Henri Bouchot & Anton Einsle:
Printing had been established about twenty years in Paris when Philip Pigouchet, printer and engraver on wood, began to exercise his trade for himself or on account of other publishers. Formerly bookseller in the University, he transported his presses to the Rue de la Harpe, and took for his mark the curious figure here reproduced. At this moment a true shopkeeper, Simon Vostre conceived the idea of launching forth Books of Hours, until then disdained in France, and of publishing them in fine editions with figures, borders, ornaments, large separate plates, and all the resources of typography. The attempts made at Venice and Naples between 1473 and 1476 warranted the enterprise.Below are page images of a Portuguese language Book of Hours for the Use of Rome published by Simon Vostre around 1500. The book is now owned by the Library of Congress:
Entering into partnership with Pigouchet, the two were able on the 17th of April, 1488, to publish the Heures a L' Usaige de Rome, octavo, with varied ornaments and figures. The operation having succeeded beyond their hopes, thanks to the combination of the subjects of the borders, subjects that could be turned about in all manner of ways so as to obtain the greatest variety. Simon Vostre applied to the work, and ordered new cuts to augment the number of his decorations...
According to his wants, Simon Vostre designed new series of ornaments. Among them were histories of the saints, biblical figures, even caricatures directed against Churchmen, after the manner of the old sculptors, who thought that sin was rendered more horrible in the garb of a monk.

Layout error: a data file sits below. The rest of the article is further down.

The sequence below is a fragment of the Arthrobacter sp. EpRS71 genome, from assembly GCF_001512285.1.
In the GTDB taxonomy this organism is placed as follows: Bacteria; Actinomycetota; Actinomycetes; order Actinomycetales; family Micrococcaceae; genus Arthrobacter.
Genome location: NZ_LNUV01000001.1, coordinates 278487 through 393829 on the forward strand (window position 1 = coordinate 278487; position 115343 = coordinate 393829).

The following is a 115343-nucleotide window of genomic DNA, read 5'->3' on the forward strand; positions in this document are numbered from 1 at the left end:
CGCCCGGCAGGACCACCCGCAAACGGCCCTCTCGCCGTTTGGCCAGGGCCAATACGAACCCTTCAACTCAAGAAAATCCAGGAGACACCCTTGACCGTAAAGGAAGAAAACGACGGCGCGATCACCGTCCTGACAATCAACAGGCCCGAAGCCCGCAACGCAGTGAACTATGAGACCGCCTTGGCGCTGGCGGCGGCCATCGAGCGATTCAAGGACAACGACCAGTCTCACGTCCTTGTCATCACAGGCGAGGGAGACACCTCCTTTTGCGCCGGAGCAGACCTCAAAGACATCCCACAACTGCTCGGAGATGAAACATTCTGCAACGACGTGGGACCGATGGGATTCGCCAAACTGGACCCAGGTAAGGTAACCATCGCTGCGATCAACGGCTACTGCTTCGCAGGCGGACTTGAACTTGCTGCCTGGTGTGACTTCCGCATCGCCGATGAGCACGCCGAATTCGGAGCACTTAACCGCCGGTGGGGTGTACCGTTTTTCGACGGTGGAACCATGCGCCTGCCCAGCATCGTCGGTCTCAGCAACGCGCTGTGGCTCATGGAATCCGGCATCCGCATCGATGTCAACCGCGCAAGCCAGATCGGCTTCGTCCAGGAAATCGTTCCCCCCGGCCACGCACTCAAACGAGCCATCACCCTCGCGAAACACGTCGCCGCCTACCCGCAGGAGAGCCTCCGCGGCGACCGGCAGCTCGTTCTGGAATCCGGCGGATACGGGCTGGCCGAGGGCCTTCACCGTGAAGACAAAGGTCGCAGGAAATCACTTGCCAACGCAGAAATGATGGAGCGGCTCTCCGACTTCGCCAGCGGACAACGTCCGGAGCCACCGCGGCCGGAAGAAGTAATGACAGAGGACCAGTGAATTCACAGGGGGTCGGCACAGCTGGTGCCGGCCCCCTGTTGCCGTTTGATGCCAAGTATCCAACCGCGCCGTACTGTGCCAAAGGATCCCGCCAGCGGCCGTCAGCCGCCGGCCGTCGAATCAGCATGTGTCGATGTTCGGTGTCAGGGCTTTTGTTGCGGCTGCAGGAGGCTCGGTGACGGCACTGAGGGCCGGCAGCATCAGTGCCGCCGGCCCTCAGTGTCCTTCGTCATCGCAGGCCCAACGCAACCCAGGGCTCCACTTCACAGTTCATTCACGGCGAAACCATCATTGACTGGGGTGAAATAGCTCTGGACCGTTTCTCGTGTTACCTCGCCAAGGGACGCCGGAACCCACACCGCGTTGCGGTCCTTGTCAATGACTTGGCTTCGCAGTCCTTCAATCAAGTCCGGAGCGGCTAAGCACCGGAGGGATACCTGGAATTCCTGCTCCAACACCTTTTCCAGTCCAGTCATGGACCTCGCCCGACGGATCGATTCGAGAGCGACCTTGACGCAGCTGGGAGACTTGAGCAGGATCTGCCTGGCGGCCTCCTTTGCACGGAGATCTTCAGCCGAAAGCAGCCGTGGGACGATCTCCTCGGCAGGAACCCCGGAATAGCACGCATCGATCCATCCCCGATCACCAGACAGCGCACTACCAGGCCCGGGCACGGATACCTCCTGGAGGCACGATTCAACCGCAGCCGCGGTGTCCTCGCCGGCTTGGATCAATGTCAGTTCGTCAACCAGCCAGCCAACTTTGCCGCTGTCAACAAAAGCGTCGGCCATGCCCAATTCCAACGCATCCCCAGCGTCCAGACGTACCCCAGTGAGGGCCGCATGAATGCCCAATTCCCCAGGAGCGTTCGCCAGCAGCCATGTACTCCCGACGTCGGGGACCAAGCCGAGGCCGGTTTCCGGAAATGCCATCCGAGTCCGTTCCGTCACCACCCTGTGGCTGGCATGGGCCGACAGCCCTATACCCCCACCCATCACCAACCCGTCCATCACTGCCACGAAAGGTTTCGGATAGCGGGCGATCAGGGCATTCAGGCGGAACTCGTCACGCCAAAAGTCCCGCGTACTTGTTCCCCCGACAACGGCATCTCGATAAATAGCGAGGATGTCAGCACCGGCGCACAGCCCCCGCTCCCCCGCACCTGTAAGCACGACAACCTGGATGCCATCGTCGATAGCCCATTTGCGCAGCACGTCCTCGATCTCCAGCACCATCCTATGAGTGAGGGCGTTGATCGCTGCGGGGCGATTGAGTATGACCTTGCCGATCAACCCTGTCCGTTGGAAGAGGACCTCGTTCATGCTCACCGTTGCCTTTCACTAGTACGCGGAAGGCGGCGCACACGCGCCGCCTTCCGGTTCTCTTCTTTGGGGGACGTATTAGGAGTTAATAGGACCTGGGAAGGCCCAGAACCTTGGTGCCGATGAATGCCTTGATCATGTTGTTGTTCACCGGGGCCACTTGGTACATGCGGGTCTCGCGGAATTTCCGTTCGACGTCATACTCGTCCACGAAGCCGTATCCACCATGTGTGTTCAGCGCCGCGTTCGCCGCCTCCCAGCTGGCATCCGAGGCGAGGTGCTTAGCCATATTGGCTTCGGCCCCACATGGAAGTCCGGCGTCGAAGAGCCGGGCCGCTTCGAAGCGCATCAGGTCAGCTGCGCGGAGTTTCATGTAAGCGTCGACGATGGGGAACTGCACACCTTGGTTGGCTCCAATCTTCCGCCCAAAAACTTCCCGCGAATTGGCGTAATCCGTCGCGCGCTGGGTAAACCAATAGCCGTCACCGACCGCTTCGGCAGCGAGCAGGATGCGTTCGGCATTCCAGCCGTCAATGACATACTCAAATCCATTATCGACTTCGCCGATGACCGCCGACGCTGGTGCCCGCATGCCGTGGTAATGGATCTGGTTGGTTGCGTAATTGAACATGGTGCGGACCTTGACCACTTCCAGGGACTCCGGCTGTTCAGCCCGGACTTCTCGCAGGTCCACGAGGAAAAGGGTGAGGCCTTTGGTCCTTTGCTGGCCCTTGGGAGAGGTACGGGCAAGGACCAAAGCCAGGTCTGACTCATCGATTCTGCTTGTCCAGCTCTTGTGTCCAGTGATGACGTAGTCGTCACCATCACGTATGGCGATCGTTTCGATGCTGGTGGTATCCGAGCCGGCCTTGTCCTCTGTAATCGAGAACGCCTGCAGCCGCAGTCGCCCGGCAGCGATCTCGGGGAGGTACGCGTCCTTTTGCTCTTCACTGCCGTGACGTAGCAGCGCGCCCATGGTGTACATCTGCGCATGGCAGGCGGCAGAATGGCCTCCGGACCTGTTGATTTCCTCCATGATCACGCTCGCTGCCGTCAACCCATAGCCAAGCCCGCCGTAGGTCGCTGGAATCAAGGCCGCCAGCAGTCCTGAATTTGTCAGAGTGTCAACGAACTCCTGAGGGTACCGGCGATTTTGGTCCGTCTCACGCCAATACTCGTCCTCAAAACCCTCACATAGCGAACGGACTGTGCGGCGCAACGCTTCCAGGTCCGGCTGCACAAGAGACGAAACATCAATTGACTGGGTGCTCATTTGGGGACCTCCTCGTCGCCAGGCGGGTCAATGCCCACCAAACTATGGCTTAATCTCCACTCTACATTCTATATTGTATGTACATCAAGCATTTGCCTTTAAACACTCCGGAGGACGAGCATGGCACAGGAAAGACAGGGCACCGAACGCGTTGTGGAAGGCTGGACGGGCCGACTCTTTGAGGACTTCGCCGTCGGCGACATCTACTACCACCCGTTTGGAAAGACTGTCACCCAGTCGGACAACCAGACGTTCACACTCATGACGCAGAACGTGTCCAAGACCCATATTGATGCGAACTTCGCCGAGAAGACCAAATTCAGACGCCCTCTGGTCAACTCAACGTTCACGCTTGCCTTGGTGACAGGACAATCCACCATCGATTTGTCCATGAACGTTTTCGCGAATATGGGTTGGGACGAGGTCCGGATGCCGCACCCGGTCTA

Honorés sont saiges et sots,
Augustins, carmes et bigots,
says the legend. Then there were the Dance of Death and sibyls, allying sacred with profane, even the trades, all forming a medley of little figures in the margins, in the borders, nestled among acanthus leaves, distorted men, fantastic animals, and saints piously praying. The Middle Ages live again in these bright and charming books, so French in their origin, yet withal imbued with good sense and a tolerant spirit...
Pigouchet and Simon Vostre emanated the art of book illustration in France; they worked together for eighteen years, in steady collaboration, and, as far as we know, without a cloud. When Vostre started in business in 1488 he lived in the Rue Neuve Notre Dame, at the sign of St. Jean l'Evangeliste, and in 1520 he was still there, having published more than three hundred editions of the Hours for the use of the several cities.